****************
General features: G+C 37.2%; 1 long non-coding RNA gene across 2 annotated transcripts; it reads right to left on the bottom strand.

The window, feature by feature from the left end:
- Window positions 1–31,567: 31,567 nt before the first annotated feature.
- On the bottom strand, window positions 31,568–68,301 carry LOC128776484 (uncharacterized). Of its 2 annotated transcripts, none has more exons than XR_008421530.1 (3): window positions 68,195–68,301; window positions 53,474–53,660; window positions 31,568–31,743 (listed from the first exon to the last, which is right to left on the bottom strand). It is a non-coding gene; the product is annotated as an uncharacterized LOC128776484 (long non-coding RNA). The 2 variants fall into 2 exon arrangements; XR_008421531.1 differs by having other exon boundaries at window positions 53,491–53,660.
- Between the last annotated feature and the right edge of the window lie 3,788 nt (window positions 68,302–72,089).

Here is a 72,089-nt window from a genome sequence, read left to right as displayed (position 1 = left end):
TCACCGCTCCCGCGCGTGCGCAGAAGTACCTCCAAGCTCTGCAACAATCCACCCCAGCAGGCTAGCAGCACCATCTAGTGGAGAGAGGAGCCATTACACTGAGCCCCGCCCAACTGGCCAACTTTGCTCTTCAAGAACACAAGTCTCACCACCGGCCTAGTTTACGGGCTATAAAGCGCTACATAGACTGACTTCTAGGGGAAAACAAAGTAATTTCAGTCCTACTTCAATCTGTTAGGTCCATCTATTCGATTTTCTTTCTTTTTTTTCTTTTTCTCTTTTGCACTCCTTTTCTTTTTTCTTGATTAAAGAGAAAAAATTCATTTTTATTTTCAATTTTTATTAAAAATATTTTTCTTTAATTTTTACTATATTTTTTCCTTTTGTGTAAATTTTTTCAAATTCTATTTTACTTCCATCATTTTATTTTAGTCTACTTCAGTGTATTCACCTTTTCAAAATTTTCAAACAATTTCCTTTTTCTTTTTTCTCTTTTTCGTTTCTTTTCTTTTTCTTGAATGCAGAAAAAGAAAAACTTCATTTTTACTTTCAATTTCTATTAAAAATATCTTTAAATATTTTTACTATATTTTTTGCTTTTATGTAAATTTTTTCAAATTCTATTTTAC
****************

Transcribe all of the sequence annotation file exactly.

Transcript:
General features: G+C 37.2%; 1 long non-coding RNA gene across 2 annotated transcripts; it reads right to left on the bottom strand.

The window, feature by feature from the left end:
- Window positions 1–31,567: 31,567 nt before the first annotated feature.
- On the bottom strand, window positions 31,568–68,301 carry LOC128776484 (uncharacterized). Of its 2 annotated transcripts, none has more exons than XR_008421530.1 (3): window positions 68,195–68,301; window positions 53,474–53,660; window positions 31,568–31,743 (listed from the first exon to the last, which is right to left on the bottom strand). It is a non-coding gene; the product is annotated as an uncharacterized LOC128776484 (long non-coding RNA). The 2 variants fall into 2 exon arrangements; XR_008421531.1 differs by having other exon boundaries at window positions 53,491–53,660.
- Between the last annotated feature and the right edge of the window lie 3,788 nt (window positions 68,302–72,089).

Here is a 72,089-nt window from a genome sequence, read left to right as displayed (position 1 = left end):
TCACCGCTCCCGCGCGTGCGCAGAAGTACCTCCAAGCTCTGCAACAATCCACCCCAGCAGGCTAGCAGCACCATCTAGTGGAGAGAGGAGCCATTACACTGAGCCCCGCCCAACTGGCCAACTTTGCTCTTCAAGAACACAAGTCTCACCACCGGCCTAGTTTACGGGCTATAAAGCGCTACATAGACTGACTTCTAGGGGAAAACAAAGTAATTTCAGTCCTACTTCAATCTGTTAGGTCCATCTATTCGATTTTCTTTCTTTTTTTTCTTTTTCTCTTTTGCACTCCTTTTCTTTTTTCTTGATTAAAGAGAAAAAATTCATTTTTATTTTCAATTTTTATTAAAAATATTTTTCTTTAATTTTTACTATATTTTTTCCTTTTGTGTAAATTTTTTCAAATTCTATTTTACTTCCATCATTTTATTTTAGTCTACTTCAGTGTATTCACCTTTTCAAAATTTTCAAACAATTTCCTTTTTCTTTTTTCTCTTTTTCGTTTCTTTTCTTTTTCTTGAATGCAGAAAAAGAAAAACTTCATTTTTACTTTCAATTTCTATTAAAAATATCTTTAAATATTTTTACTATATTTTTTGCTTTTATGTAAATTTTTTCAAATTCTATTTTAC